Carbon tax: Silver lining to taxing times

POSTED May 30, 2012

Channel businesses should be planning on how to deal with forthcoming Carbon Tax now, according to experts.

With the July 1 starting date looming, what was once a confused picture is starting to become a lot clearer as industry leaders figure out how to best deal with the tax and where business opportunities lie.

The government’s bottom line is this: The tariff to be imposed on Australia’s largest polluters will start at $23 per carbon ton – up by 2.5 per cent in real value for the consecutive two financial years. The treasury expects that price to increase to $29 in 2015/16 as the rate transitions towards a market set pricing.

Channel Dynamics director, Cam Wayland, said the channel had to understand where and how the Carbon Tax will be applied and what its impact means to its clients.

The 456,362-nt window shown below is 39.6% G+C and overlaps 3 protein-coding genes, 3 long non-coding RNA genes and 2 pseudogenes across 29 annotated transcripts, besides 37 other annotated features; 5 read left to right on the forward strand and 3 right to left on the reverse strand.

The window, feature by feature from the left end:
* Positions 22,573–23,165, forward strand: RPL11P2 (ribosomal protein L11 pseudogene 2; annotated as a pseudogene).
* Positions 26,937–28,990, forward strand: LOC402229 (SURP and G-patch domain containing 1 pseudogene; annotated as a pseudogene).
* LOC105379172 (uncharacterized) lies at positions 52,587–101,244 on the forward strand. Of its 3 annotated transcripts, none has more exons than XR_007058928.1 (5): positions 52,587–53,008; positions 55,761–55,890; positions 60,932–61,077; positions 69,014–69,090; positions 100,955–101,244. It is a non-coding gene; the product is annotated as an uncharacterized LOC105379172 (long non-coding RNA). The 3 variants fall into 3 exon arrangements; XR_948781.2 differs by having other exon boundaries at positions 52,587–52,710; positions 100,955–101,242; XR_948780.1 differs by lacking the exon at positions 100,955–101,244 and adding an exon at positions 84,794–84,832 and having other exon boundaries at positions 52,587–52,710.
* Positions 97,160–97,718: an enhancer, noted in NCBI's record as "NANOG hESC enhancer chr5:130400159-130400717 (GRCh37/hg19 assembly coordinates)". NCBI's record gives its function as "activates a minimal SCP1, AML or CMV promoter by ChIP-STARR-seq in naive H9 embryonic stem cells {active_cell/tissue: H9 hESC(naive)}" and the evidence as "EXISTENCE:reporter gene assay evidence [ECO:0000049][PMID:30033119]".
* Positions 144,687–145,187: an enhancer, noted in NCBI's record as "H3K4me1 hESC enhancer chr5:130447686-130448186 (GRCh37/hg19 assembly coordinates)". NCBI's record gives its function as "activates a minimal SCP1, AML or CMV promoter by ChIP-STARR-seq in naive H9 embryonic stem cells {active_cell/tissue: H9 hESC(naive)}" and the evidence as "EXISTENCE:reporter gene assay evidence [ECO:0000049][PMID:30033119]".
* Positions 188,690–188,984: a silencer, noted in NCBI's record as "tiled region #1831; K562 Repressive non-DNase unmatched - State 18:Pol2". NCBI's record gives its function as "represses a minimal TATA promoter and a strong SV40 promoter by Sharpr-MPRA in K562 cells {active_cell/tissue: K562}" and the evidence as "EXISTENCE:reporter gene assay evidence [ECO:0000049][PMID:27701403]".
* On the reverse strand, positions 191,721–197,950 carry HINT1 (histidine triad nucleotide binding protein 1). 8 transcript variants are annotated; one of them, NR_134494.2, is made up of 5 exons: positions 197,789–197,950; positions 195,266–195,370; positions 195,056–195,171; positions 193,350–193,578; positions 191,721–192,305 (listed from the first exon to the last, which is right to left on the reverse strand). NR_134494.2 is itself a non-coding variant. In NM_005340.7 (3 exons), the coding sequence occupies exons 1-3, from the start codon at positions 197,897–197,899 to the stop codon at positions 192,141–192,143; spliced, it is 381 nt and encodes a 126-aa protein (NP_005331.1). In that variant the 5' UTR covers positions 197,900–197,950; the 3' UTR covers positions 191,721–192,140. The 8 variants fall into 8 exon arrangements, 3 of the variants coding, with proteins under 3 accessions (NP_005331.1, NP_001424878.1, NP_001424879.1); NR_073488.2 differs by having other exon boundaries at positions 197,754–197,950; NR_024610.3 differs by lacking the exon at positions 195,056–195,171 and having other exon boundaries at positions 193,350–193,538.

As an example, Wayland said businesses should be aware of where they buy their energy from as Victoria sources its energy from brown coal while NSW sources it from black coal.

“Therefore, shop around for energy, understand the deregulated energy market and understand the clients to help them improve their energy efficiency,” he said.

Wayland recommended channel businesses should use the opportunity to develop consulting practices around energy efficiency.


He suggested they did an audit or inventory check to be in line with energy efficiency methods.

“For example, the server manufacturers are talking about replacing their equipment and virtualising. They say that the energy efficiency from newer IT equipment versus persevering with old IT equipment can be very significant,” he said.

Wayland said this was something more SMBs should take on board as larger enterprise clients had implemented a lot of these resources. He said that with the uncertainty surrounding carbon tax initiatives after 2015, the channel should plan its IT equipment lifecycle within the technology refresh cycle instead of “ringing out the life of the existing IT equipments”.

Within the current technology cycle, he claimed that there were plenty of opportunities to do so particularly in areas such as the latest generation of servers and virtual desktops.

To read more, go to:

Hafizah Osman (, 28 May 2012)